The focus on weight was such that the original specification of the McLaren P1™ did not feature sound-deadening material or even carpet in the cabin.
Extreme hybrid performance
The hybrid, petrol-electric powertrain of the McLaren P1™ set new standards for innovation and performance when the car was introduced. A modified version of McLaren’s 3.8-litre twin-turbo V8 petrol engine, tuned to develop 737PS (727bhp) combined with a lightweight electric motor producing 179PS (176 bhp) – more than double the power of the KERS unit used in Formula 1 at the time – to give the McLaren P1™ astonishing performance.
Together, the petrol engine and electric motor produced 916PS (903bhp), resulting in acceleration of 0-100km/h (62mph) in 2.8 seconds; 0-200km/h (124mph) in 6.8 seconds and 0-300km/h (186mph) in 16.5 seconds – a full five seconds quicker than the legendary McLaren F1.
The instant response of the electric motor provides sharper throttle response more usually associated with a normally aspirated petrol engine. It also helps to deliver quicker upshifts by applying negative torque to allow engine revs to fall more rapidly. When off-throttle and under deceleration, energy that would have otherwise been lost is recovered to the battery by the motor.
The battery weighs just 96kg and is mounted low down, inside the carbon fibre MonoCage. The McLaren P1™ can drive solely on its electric motor for up to 10km (6 miles) on the NEDC (New European Driving Cycle), allowing the car to be used in low emission zones and for urban driving with near-silent running. McLaren P1™ CO2 emissions overall are just 194g/km.
“The McLaren P1™ was designed to be the best driver’s car in the world and epitomises the pioneering spirit, innovation and driving excitement that is McLaren. A hybrid powertrain was key to its success and with an increasing number of our customers demanding the ultimate in both performance and technology, the learnings from the McLaren P1™ are helping to develop the next generations of cars that will be introduced under the McLaren Track22 business plan.”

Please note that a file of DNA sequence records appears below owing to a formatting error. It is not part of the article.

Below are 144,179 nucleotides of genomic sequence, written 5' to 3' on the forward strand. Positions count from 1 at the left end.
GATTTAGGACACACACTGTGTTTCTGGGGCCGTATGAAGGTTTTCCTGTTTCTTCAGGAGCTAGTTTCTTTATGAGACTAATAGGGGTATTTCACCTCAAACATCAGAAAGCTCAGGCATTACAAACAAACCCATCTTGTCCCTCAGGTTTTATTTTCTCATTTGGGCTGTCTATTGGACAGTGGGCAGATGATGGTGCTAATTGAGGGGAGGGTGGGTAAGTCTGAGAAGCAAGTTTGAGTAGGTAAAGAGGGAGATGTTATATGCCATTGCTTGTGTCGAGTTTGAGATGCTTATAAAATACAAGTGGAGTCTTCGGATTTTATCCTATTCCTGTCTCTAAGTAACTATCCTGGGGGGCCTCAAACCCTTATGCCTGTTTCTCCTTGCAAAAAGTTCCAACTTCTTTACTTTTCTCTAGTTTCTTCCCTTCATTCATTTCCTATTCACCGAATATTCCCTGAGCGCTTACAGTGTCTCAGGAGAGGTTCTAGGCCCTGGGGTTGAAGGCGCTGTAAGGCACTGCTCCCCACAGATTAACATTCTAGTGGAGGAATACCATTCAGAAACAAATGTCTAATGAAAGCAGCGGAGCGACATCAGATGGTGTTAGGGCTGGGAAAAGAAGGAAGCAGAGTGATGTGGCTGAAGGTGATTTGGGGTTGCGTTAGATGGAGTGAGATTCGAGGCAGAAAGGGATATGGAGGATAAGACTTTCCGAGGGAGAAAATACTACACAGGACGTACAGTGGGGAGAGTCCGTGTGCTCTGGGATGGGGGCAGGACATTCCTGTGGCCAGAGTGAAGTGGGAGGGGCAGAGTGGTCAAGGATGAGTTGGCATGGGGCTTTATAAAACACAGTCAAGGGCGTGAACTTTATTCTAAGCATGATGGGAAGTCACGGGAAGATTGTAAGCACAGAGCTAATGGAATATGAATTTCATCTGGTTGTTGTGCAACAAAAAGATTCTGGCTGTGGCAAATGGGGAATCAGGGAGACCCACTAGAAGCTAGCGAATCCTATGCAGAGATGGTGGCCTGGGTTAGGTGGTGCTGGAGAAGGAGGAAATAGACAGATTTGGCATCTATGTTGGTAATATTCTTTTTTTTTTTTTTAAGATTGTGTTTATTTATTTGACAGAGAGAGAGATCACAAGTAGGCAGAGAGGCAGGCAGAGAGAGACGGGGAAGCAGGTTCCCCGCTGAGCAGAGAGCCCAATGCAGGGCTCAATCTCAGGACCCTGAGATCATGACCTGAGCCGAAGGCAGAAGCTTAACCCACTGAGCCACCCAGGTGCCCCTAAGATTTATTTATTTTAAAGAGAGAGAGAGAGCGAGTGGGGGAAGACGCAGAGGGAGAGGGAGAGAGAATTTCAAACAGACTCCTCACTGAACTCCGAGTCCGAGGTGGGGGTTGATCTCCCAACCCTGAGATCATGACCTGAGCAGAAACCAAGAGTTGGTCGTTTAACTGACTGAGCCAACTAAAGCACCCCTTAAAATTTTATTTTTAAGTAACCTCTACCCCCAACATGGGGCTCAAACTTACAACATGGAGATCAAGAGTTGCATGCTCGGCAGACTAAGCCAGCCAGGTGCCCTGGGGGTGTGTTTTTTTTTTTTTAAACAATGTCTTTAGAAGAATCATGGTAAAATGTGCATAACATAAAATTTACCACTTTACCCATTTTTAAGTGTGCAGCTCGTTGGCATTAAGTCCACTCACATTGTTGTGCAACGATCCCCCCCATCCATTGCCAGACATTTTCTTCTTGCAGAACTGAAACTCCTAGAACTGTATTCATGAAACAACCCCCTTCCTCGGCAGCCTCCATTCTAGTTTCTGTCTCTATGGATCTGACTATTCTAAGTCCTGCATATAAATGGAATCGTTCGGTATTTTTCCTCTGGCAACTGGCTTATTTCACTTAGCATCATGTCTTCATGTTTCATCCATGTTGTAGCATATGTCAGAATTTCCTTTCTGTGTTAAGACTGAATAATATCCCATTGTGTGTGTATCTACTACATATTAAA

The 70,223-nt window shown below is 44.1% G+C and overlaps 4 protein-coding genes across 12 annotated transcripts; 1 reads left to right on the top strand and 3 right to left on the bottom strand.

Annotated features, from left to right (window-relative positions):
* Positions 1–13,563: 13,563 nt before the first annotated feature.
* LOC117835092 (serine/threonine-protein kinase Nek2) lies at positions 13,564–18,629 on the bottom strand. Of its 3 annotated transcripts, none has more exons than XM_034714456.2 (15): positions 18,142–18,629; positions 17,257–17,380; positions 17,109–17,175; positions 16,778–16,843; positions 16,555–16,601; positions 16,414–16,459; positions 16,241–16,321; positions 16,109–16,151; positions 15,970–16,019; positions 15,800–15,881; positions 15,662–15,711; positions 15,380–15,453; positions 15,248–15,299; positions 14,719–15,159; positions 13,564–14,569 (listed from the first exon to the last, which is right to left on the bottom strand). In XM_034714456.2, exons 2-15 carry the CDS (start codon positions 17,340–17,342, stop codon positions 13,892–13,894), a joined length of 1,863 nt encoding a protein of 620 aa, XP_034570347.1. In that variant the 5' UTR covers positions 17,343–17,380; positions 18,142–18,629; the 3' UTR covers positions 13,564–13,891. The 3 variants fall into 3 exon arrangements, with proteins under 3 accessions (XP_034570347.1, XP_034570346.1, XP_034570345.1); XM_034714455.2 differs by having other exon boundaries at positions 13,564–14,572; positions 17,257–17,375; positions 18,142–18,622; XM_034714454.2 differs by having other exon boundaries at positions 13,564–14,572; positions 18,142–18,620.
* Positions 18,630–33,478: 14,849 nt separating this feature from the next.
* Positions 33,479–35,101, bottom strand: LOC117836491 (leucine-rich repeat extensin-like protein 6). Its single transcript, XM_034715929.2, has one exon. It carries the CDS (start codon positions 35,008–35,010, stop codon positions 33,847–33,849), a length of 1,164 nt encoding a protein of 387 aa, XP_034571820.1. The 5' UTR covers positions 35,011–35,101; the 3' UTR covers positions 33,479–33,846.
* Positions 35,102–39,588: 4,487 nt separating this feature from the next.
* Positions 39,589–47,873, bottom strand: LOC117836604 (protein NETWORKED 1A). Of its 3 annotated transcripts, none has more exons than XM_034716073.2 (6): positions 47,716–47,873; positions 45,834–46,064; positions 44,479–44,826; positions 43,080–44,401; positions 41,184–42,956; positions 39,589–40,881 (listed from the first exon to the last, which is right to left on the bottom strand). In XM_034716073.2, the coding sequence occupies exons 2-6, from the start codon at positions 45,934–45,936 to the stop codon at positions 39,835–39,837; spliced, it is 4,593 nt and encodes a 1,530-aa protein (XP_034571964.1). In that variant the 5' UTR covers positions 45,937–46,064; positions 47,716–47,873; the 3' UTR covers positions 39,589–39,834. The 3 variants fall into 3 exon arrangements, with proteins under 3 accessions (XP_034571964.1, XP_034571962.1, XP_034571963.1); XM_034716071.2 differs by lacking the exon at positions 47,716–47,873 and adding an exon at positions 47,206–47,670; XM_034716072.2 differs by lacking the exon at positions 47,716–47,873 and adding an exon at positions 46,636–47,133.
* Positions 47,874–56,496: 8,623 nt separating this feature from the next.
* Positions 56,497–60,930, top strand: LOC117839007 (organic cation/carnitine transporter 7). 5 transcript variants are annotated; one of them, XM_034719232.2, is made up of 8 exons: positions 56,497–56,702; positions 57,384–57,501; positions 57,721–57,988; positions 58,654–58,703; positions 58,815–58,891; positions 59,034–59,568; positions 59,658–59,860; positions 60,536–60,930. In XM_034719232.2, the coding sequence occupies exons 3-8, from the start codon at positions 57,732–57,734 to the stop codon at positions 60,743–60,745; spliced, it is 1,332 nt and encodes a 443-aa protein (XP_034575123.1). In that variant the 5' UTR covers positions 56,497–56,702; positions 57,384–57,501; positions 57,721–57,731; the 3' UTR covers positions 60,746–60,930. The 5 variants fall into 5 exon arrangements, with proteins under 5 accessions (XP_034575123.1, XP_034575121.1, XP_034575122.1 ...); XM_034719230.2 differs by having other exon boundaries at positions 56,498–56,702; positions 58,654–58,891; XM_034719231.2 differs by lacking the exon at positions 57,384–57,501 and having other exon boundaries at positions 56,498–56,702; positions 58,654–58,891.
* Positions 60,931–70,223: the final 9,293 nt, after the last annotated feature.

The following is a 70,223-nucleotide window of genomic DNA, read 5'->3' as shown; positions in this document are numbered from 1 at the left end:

Jolyon Nash, McLaren Automotive Executive Director, Global Sales & Marketing
Rigorous test programme
The McLaren P1™ underwent the same rigorous development and testing regime as any McLaren car, with a total of 620,000km (385,250 miles) driven on road and track – equivalent to 15.5 times around the world.
Cold weather trials took place on frozen lakes in northern Sweden during an Arctic winter at temperatures as low as minus 30˚C. The Experimental Prototype (XP) cars were then taken to the desert heat of Arizona, California and Nevada, where temperatures soared as high as 52°C as the western coast of The United States experienced some of the hottest temperatures on record.
The focus on durability, refinement and performance during the development programme also saw the McLaren P1™ tested extensively on race circuits around the world, including at the famous Nürburgring-Nordschleife, where the car achieved its target lap time of less than seven minutes.
The McLaren P1TM GTR
The McLaren P1™ spawned an even more limited volume, track-only version, the McLaren P1™ GTR. Resurrecting the model name that adorned the Le Mans-winning F1 GTR in 1995, the McLaren P1™ GTR made its global debut in production form at the 2015 Geneva International Motor Show. The car boasts a power-to-weight ratio of more than 700PS per tonne, an increase of more than 10 per cent over the road-going McLaren P1™.
Track-optimisation of the petrol-electric powertrain produced maximum power of 1000PS (986bhp). The McLaren P1™ GTR features further weight-saving measures and enhancements to the aerodynamics, driving dynamics and handling balance. The wing mirrors were repositioned to the A pillars to put them closer to the eye line of the driver and reduce aerodynamic drag. The car sits at a fixed ride height, on race-prepared suspension and motorsport alloy wheels. An all-new, titanium alloy, straight-cut, twin-pipe exhaust system was designed exclusively for the McLaren P1™ GTR.
Available only to McLaren P1™ owners, the track-focused GTR began production upon completion of the 375th and final road car.
Buyers of the McLaren P1™ GTR were invited to participate in an exclusive driver training programme that saw them experience some of the world’s most iconic racing circuits, behind the wheel of one of the most extreme limited-production track cars ever built.